Monday, 2 September 2013

Developing Leaders One Person at a Time #SAVMP

I think during the next couple of days I will make up for the lack of writing as I have several posts brewing in my brain!

                                          from:  http://crackmodo.blogspot.ca/2013/03/trust-quotes.html

For week 5 of the School Admin Virtual Mentorship Program, we have been asked to write about leadership development.  I can't write about this topic without acknowledging the program we had at my school for the last three years.  Our school (I know, it isn't "my" school anymore but...) was part of the Leader in Me program that has a one tagline, "developing leaders one day at a time."  With this philosophy in mind, our goal was to develop leadership in our building, whether that meant students or staff.  

In order to develop leaders, I think it is so important to create a culture of safety in taking risks.  Both students and staff needed to feel comfortable in taking risks without fear of reprisal from someone "higher up." Whether that meant your teacher or your supervisor.  As well, in order to develop leaders, there needs to be opportunities to actually lead.  And then, as a leader, you have to be willing to take a back seat AND be happy with how things turn out.  

I remember taking a tiny step toward this outcome by giving students the responsibility and leadership with our bulletin boards.  They were so excited and I was happy to let them take over.  When they were done, I noticed some of the board was crooked and maybe not up to my (overly lofty) standard but I had to be okay because they were so proud of their work and leadership.

I was excited to hear about a staff member from my school who took the lead in the professional development of the school prior to school opening, leading staff in the next steps in the journey of the Leader in Me.  She may not have done that in the past but she was ready at this point.  Did I have a hand in that?  Maybe and I hope so... I did encourage her to take the lead in the previous year as she definitely had the capacity to be the leader in this area due to her passion and knowledge.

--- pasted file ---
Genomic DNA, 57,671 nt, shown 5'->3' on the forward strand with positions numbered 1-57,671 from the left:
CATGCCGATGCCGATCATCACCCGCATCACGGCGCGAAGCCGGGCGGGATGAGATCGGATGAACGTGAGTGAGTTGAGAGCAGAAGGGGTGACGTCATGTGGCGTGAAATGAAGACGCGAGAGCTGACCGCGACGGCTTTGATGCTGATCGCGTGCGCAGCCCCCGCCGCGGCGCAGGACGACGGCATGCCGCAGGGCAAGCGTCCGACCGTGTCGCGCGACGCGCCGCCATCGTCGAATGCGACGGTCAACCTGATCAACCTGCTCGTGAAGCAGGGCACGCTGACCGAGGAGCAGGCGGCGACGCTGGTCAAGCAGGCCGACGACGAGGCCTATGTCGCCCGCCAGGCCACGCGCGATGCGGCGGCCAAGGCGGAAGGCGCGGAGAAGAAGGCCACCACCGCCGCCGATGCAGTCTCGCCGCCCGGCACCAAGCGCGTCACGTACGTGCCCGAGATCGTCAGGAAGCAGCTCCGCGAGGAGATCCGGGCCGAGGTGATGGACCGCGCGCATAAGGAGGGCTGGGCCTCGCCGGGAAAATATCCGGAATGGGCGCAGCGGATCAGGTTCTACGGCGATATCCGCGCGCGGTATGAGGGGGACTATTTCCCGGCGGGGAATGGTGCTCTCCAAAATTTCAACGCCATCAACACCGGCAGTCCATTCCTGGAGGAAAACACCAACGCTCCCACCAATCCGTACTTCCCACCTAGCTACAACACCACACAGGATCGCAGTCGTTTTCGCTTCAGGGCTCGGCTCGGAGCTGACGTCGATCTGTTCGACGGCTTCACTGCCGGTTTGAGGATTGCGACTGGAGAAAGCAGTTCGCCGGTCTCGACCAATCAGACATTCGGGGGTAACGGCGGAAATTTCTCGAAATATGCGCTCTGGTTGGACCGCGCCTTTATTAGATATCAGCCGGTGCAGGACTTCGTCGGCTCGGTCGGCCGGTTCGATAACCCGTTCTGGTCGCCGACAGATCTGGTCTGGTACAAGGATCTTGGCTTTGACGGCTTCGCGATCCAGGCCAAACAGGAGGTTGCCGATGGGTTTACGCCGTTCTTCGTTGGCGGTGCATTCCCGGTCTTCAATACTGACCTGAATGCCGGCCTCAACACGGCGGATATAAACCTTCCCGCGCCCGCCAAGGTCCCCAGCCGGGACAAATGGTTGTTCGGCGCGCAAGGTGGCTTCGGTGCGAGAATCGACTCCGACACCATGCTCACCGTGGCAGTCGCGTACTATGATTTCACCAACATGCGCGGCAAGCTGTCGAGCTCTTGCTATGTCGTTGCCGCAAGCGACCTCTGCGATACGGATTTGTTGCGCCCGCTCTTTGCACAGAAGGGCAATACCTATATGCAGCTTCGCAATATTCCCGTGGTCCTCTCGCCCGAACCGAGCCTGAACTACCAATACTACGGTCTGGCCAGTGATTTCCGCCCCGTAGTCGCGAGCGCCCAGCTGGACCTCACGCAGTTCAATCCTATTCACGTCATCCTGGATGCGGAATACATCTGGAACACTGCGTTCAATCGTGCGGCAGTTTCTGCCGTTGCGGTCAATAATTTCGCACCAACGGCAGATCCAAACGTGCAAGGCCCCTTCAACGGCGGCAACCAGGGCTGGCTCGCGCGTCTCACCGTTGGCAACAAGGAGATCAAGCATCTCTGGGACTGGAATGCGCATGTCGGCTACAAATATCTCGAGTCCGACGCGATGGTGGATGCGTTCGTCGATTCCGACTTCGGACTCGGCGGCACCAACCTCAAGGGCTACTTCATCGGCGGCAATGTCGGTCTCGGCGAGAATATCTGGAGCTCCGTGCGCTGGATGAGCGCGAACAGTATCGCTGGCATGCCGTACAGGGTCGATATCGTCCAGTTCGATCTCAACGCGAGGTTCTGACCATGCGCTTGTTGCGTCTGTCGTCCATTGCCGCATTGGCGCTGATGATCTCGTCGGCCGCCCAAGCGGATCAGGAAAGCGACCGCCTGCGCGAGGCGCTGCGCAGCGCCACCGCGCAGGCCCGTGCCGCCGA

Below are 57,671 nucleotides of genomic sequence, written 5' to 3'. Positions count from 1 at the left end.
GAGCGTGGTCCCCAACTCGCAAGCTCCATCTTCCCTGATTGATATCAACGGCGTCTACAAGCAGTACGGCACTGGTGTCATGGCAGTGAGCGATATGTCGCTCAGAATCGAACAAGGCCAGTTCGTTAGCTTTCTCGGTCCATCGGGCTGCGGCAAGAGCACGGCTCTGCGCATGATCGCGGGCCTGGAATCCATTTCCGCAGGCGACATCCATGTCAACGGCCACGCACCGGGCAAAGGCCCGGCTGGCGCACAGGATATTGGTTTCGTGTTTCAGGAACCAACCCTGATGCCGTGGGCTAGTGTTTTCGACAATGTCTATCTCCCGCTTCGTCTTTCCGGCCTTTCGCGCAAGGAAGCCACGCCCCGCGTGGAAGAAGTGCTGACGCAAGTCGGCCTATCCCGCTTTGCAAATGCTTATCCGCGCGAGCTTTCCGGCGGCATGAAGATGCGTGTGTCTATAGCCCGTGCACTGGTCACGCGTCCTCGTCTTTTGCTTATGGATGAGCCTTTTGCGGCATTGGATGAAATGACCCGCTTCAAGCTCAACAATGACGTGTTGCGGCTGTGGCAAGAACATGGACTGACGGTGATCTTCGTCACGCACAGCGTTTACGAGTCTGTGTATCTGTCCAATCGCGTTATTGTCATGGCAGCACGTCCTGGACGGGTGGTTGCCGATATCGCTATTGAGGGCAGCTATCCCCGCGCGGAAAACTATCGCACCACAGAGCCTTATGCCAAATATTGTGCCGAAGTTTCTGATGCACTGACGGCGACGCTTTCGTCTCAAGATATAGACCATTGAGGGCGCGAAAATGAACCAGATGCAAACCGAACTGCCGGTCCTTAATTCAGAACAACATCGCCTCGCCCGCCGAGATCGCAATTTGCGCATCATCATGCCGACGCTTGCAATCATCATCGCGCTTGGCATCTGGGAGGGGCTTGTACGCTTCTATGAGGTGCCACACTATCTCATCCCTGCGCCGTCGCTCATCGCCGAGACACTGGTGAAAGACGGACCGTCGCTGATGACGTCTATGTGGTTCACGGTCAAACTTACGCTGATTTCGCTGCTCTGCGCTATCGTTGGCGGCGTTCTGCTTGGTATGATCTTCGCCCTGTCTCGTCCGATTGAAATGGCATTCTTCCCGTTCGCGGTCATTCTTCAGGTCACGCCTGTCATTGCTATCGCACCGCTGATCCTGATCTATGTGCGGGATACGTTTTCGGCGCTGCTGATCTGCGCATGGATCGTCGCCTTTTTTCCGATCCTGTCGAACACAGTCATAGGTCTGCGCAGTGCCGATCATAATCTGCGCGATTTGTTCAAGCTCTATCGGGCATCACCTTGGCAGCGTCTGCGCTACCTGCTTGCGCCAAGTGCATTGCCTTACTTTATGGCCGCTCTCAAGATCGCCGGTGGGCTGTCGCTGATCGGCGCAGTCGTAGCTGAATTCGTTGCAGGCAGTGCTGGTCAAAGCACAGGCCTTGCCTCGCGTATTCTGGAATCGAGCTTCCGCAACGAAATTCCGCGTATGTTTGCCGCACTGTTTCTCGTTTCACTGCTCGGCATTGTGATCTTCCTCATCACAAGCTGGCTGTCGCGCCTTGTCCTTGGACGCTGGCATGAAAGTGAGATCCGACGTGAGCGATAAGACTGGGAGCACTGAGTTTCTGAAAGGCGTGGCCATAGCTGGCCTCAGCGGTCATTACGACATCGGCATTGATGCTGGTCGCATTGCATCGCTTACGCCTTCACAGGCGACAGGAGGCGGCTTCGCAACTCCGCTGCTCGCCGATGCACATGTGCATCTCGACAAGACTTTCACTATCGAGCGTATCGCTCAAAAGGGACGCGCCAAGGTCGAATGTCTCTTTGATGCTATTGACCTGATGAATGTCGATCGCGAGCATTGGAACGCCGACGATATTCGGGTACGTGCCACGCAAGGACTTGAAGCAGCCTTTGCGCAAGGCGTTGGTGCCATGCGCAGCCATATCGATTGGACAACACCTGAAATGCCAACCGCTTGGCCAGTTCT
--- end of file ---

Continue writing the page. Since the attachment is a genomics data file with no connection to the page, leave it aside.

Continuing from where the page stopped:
Our district offers potential leaders opportunities to learn about leadership in a job embedded scenario.  Participants will take part in formal learning modules, with the opportunity to take the learning back to the school while taking on leadership roles in the school.  Staff taking part sign up with their principal as mentor or some other person who acts in that mentorship capacity.  The hope is that by developing leadership capacity at the school level will result in many different leaders who will lead in the future in many capacities in our district.  I will have the opportunity to work through these modules with a staff member who seeks to have a leadership position in our district.  By taking part, I hope to gain a greater understanding of the program.

This year I will work with many new folks who have many skills.  I will hope they will step up and be leaders as there are many opportunities to be so.  They will take leadership with schools and meeting with administrators because I can not be everywhere at the same time.  They will lead in parent meetings as they are the experts.  They will lead in terms of professional development in their cohort groups as they should because they know what they need.  Educational assistants will lead in terms of their work in the classroom as they work and have to make daily decisions with the students they are responsible for.  

As I take part in this virtual mentorship program, I hope I will have the opportunity to encourage our little group to step outside their comfort zones to be the leaders they can be. As Krissy Venosdale writes, 


Growth. When it’s happening, you can feel it. You feel tired. In places in your brain you didn’t even know existed. Your thinking is stretched. Your answers take longer than normal. You’re finding reflection happening in moments in the car when you use to just hum along to music. Someone says something that makes you think even more. You wake up in the middle of the night with ideas, you jot things down, you have some big ideas that are constantly rolling around in your head like marbles, clanging, back and forth, smoothing out, until you’re ready to put them into action.


Leadership requires us to step out of our comfort zone, to be tired, to feel like you can't go on, but you do. If we are to develop leaders, we need to give space for this metamorphosis. We need to support those around us to be the leaders they can be. George Couros spoke about his first steps in leadership with his principal:


One of the best things that I had as a teacher was a principal that believed in me. I remember having a conversation with her about technology in school, and she asked me what I thought the budget should be for the year and what we should look at purchasing. I was perplexed by the question as this was traditionally the principal’s call and she looked at me and said, “I hired you for your knowledge in this area. Why would I make decisions for something that I do not know much about? I trust you.”

After that, I would have done anything for that principal (and still do as she is still my boss as the division level). When you give over power and responsibility it says one thing, but when you say where people excel and build upon it, that is also an important trait.


As we wrote about trust in our last post about building trust, it is important to note that trust and relationships are the foundation to building leadership capacity. We have to trust our people. After all, we did hire them for their knowledge! Let's show them we believe that...

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